Mr Secretary-General, Mr. Under-Secretary General, Excellencies and youth of all ages,
Thank you for inviting me to speak on behalf of Norway at this celebration of the International Youth Day.
I am delighted to explore with you how we can bring the crucial agenda of youth forward in the coming years, in order to sustain peace and reach the Sustainable Development Goals.
Mr. Under-Secretary General Liu Zhenmin, a particularly warm welcome to you on one of the first days in your new job – Norway looks forward to working closely with you.
As other speakers today have mentioned, one of the greatest challenges of today is to build peaceful and resilient societies, that will not dismantle into violent conflict in times of crisis.
And as others have pointed out, this effort will require engaging youth much more genuinely and systematically than we have before.
Security Council Resolution 2250 was indeed groundbreaking as the first resolution of the Council fully dedicated to recognizing the important and positive role that young women and men play in the maintenance and promotion of international peace and security.
It has helped change our thinking, which in turn leads to better action – a power that UN resolutions sometimes have.
We salute the Kingdom of Jordan for having led the way in this process, as a member of the Council in 2015, and we appreciate the close cooperation we have with Jordan on youth issues today.
When we discuss youth at the United Nations, there are three conceptual traps that we need to avoid:
First, the trap of generalities
Since everybody agrees that youth represents the future, we sometimes sort to banal generalities about the role of youth, often based on assumptions that have not been fact-checked.
I am glad to see that since the resolution was passed, we are moving away from this trap, with more and more evidence-based and tailored approaches being developed, not least by the UN.
Second, the trap of negativity
If we only see youth through the lense of conflict - as potential troublemakers or victims - we are bound to end up with unbalanced approaches, that may even be counter-productive.
The approach at this year’s International Youth Day proves that we are steadily moving past this unbalanced narrative.
While we understand better how youth can be vulnerable in the face conflict, we must also understand better how they contribute to positive peace – all the small building blocks that form resilient and prosperous societies.
Third, the trap of gender bias
This bias is sometimes invisible and unconscious, but we know its there. If we are not careful, we risk developing strategies that increase existing gender imbalances. For instance, if we only focus on countering violence, we may subconsciously direct many of our interventions towards boys and young men, and underestimate the role of girls and young women.
I am glad to note that the awareness of the need for more granular and gender balanced interventions has taken a solid hold here at the UN, and I am sure this will be among the themes discussed later.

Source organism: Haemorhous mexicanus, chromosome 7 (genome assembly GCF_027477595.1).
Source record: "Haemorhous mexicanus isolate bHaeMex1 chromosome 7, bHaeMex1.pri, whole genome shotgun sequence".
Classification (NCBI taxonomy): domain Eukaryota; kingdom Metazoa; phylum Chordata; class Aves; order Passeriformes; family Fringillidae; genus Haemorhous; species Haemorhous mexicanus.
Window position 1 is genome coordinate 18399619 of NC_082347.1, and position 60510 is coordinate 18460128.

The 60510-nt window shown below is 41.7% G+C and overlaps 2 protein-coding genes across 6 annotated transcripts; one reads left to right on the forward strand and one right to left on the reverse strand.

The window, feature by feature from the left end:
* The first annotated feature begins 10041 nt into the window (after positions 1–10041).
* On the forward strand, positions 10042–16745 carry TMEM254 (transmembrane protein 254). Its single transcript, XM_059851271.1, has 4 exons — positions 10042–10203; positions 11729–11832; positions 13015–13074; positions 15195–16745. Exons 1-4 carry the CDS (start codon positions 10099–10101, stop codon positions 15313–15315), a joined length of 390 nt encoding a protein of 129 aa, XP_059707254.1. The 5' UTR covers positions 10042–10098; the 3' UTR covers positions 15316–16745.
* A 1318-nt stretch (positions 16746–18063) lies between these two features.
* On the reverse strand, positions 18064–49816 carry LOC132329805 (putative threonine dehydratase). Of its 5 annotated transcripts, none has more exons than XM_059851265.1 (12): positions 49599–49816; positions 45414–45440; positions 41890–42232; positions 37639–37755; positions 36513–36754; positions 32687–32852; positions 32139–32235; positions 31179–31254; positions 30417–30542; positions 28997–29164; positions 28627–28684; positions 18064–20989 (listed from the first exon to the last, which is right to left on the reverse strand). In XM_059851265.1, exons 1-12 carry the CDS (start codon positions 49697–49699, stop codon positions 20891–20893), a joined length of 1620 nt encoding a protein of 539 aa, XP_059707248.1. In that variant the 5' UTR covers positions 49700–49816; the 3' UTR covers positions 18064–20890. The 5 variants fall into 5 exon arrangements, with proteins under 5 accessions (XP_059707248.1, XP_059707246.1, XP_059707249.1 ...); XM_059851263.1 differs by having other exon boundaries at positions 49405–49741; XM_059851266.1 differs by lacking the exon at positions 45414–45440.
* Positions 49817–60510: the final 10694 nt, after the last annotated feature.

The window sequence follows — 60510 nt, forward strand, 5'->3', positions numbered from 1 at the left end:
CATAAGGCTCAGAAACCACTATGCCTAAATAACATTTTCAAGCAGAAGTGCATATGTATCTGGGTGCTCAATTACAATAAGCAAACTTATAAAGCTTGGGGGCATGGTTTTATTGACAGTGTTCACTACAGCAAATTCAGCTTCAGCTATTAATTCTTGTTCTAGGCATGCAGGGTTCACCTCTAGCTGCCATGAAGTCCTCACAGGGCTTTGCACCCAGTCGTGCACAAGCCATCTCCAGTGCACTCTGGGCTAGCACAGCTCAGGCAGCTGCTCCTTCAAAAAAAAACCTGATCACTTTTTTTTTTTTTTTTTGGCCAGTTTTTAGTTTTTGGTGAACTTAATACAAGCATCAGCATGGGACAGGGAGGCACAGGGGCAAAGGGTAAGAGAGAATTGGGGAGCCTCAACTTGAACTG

Now a few words from Norway’s experience, following resolution 2250, in particular on how to enhance the role of youth in preventing and countering violent extremism.
- In June 2015, Norway’s Prime Minister Erna Solberg hosted an International Conference on Youth against Violent Extremism.
- Following that landmark event, Norway has supported the Youth Civil Activism Network (YouthCAN), launched at the Conference.
- YouthCAN equips young people with skills, opportunities, networks and resources in order to build resilience within their communities. 1 000 members across 125 countries, and the network is still growing.
- So-called Innovation Labs (platforms for networking and skills building) have since taken place in Amsterdam, Budapest, Madrid, London, Oslo and Tunis.
- Last year, with Norwegian support, YouthCAN conducted a survey on the UN Secretary General’s Plan of Action to Prevent Violent Extremism and Security Council Resolution 2250. More than 100 young people from 43 different countries participated. A key recommendation was the need to invest in the education, capacity building and skills development of young people.
- Norway supports the Global Solutions Exchange-event in the margins of UNGA in September 2017. The event will highlight innovative ways young women, men and youth-led organizations can contribute to local PVE efforts.
- Education is key, and Norway has made education a top priority for our development cooperation.
Finally, dear friends, Youth CAN lead and inspire, as the following example will highlight:
In 2014, Muslim youth in Norway organized a rally against violent extremism and gathered in front of the Norwegian Parliament.
Less than a year after, Norwegian Muslim youth organized a ring of peace around the synagogue in Oslo, and event that resonated across the world.
Both events confirmed the important role youth can play in upholding our common values. You have a chance to make a difference.
At a national level, we have worked hard to include youth voices in policymaking, but we can do more
Moving forward we should continue to address the institutional barriers youth face at the local level. Involving local actors - beyond capital cities - in this work is crucial.
Thank you! Good luck with your meetings, and have a lot of fun while you are here!